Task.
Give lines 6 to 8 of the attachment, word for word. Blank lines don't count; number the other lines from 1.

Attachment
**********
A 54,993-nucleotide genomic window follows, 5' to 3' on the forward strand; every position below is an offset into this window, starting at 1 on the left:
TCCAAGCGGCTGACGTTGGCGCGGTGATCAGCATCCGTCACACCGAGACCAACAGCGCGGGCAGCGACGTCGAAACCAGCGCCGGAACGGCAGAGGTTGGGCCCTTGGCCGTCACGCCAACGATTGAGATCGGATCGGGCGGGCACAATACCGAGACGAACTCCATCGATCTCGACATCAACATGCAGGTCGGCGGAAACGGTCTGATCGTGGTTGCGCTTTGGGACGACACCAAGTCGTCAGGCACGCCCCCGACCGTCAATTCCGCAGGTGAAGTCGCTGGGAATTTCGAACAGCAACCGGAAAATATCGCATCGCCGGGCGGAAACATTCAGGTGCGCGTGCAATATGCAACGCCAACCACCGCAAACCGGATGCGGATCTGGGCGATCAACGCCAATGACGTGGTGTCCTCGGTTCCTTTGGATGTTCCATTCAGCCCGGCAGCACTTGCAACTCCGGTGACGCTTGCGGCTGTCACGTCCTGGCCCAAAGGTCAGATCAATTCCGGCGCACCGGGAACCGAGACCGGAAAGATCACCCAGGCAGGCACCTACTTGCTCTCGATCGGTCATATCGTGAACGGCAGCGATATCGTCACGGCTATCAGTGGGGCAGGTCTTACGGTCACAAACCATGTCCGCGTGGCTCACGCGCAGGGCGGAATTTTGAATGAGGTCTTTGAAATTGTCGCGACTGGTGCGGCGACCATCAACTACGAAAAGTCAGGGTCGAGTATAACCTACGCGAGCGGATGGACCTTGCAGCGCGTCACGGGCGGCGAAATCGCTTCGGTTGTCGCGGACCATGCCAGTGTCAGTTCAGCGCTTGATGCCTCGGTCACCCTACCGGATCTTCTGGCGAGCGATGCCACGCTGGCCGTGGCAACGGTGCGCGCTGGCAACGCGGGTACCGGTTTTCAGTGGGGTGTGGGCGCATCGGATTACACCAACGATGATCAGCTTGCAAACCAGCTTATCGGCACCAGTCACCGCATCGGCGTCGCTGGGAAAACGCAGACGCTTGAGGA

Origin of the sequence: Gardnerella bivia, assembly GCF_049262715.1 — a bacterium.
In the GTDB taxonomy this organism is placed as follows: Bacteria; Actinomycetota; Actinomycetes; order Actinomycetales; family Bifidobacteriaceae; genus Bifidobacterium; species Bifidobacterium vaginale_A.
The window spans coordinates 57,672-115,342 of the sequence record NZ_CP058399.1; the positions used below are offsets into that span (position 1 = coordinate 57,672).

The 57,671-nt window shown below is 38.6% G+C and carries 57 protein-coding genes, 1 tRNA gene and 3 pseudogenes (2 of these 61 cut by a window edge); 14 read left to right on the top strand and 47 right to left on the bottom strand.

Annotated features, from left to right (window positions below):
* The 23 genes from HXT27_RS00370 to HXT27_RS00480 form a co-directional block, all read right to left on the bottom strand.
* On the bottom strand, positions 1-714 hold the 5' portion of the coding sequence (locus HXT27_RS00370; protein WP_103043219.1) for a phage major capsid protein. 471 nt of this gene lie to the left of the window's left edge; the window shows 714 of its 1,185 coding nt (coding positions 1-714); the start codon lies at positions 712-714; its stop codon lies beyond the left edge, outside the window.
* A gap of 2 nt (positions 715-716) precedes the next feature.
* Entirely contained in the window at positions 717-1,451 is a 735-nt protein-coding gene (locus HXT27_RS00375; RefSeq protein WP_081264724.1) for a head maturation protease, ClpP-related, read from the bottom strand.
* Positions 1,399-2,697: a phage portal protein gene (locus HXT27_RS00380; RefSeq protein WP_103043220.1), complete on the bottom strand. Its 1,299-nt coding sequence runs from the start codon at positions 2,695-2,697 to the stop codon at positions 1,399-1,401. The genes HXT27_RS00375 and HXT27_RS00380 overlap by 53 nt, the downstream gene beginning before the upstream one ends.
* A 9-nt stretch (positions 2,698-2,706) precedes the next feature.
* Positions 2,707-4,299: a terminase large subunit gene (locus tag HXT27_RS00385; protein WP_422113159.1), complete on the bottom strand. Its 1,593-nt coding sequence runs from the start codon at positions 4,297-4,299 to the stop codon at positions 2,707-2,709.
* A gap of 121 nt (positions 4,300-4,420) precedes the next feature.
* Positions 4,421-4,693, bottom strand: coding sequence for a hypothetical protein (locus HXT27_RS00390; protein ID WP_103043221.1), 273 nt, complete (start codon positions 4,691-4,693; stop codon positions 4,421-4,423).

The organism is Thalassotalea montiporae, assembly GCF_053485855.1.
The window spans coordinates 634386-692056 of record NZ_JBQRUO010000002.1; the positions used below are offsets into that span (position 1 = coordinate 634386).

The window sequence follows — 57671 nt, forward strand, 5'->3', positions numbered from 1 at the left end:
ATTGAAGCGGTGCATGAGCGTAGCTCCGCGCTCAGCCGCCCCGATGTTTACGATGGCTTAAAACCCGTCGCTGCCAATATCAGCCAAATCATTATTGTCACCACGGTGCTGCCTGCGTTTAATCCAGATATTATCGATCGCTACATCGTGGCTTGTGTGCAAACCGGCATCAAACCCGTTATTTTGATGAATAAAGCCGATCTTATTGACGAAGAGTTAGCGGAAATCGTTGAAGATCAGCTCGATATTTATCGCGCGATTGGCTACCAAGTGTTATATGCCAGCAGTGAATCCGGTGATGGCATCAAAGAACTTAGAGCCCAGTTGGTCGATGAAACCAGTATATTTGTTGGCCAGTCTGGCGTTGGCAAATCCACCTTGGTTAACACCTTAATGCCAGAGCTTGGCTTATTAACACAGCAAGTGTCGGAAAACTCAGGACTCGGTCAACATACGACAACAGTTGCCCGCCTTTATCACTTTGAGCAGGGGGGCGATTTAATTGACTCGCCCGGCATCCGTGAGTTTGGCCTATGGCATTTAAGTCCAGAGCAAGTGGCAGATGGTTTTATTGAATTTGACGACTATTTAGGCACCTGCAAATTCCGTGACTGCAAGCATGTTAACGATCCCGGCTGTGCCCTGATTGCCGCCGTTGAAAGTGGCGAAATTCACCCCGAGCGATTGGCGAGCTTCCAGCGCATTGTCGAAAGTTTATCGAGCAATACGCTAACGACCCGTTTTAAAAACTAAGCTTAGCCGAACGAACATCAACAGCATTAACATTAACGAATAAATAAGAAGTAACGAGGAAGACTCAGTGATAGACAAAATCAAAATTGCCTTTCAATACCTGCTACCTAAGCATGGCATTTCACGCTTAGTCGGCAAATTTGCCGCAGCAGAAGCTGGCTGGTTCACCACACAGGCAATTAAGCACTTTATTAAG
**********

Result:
The 57,671-nt window shown below is 38.6% G+C and carries 57 protein-coding genes, 1 tRNA gene and 3 pseudogenes (2 of these 61 cut by a window edge); 14 read left to right on the top strand and 47 right to left on the bottom strand.

Annotated features, from left to right (window positions below):
* The 23 genes from HXT27_RS00370 to HXT27_RS00480 form a co-directional block, all read right to left on the bottom strand.